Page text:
Also in the city centre is Vladivostok’s answer to Moscow’s Arbat: The Admiral Fokin Street. The city’s Arbat is full of shops, cafes and fountains and goes one up on its Moscow cousin as it leads straight to the sea. For those of you looking for a quintessential Far Eastern Russian meal, the Izbushka (log cabin) cafe is an ideal place to enjoy some Ukha (fish soup), while listening to folk songs from the region. Patrons can choose a ‘dacha’ room or a ‘forest’ room for more privacy. 

The Admiral Fokin Street is also the best place to enjoy public celebration, be it the New Year, when reindeer and Ded Moroz (Grandfather Frost) roam the area or the May Day festivities, when rock bands celebrate the near arrival of the Primorye summer.

Vladivostok exudes youthful energy, largely in part due to many institutions of higher learning in the city. The university students are used to exotic visitors but are friendly enough to invite them for evening parties (see related blog). The best way to get to the Far Eastern Technical State University is to take the funicular (one of only two in Russia). The ride to the top of the 100-metre high hill lasts just over a minute, but there are absolutely stunning views on top.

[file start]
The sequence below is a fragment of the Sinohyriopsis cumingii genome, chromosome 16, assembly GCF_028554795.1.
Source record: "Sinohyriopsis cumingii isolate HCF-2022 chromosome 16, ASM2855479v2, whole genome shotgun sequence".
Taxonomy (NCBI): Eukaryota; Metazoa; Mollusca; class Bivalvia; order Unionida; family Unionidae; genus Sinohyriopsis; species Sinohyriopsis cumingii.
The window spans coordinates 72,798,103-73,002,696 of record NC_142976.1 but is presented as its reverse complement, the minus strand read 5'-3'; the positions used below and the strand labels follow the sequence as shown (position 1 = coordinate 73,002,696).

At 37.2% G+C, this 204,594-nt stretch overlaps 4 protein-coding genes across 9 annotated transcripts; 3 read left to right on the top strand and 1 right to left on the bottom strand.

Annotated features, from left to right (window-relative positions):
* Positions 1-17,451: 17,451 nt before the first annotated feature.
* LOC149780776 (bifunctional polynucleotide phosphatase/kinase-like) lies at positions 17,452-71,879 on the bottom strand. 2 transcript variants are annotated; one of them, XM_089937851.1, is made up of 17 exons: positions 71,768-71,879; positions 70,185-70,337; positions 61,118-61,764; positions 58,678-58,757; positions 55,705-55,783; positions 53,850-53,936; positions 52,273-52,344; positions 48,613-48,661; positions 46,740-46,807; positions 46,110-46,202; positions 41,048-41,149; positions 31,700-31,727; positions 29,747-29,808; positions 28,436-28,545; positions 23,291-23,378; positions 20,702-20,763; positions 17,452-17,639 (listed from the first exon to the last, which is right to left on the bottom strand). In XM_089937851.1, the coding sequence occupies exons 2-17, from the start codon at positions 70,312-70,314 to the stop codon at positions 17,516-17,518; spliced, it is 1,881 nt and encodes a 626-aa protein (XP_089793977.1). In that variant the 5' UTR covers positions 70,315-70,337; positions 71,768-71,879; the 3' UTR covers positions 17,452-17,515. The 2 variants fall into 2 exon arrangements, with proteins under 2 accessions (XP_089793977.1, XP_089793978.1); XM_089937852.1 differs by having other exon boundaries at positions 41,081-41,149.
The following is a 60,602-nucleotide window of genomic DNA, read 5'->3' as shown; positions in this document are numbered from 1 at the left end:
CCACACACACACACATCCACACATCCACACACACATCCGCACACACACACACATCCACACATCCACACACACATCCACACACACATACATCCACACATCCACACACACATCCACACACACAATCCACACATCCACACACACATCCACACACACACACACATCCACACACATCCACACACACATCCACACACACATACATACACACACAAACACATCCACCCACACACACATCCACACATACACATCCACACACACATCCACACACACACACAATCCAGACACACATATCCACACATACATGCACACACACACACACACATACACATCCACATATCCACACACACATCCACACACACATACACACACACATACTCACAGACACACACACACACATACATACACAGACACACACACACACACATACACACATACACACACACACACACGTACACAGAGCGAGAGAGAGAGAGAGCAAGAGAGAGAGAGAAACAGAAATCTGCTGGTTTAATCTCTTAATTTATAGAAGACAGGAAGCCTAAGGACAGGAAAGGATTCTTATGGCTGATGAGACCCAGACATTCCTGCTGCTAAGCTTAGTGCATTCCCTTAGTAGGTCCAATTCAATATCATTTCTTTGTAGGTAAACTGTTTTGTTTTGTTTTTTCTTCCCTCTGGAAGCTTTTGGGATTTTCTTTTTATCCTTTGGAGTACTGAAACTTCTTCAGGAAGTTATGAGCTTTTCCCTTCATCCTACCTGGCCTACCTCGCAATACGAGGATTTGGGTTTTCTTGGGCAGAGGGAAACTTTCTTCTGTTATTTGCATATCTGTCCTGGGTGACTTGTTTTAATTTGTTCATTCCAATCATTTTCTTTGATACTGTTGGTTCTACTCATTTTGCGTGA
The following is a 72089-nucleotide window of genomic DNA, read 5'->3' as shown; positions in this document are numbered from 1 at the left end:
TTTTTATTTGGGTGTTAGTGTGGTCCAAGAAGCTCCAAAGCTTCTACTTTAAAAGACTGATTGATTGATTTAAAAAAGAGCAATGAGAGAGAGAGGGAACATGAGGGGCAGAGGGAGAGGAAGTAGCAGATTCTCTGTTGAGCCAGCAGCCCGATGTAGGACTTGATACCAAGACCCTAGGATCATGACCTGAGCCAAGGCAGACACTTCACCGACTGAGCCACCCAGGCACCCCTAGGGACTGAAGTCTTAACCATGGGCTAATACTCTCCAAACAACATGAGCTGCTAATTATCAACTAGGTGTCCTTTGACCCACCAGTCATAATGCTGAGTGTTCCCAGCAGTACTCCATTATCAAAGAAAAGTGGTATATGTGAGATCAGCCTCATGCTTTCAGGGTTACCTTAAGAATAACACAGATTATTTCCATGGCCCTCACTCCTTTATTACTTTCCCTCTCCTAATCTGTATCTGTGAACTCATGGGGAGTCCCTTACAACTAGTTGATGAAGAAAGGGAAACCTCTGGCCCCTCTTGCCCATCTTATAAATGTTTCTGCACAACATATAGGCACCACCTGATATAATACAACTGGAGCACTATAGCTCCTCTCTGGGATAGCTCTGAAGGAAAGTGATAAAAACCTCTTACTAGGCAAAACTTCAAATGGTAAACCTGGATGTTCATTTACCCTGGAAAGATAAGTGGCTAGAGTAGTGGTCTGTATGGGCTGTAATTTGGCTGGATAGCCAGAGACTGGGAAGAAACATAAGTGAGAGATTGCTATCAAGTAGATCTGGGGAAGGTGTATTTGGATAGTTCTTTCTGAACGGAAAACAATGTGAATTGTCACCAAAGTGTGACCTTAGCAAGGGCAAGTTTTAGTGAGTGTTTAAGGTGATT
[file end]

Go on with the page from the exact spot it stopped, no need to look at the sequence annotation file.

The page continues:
Trans-Siberian Railway is the longest in the world. It connects Moscow and Vladivostok

Besides providing a visitor a chance to inspect some ships belonging to the Russian Pacific Fleet, the hill-top provides a lovely view of the railway station, a heritage building construction built in 1912, the regional administration building and a gigantic monument dedicated to ‘the Fighters for Soviet Power in the Far East.’ All three sites are worth visiting on their own at sea level. Most visitors enter the city via the great Trans Siberian Railways, which terminates in the city. The square housing the monument to the fighters holds a weekly market on Fridays, where indigenous and local handicrafts can be purchased.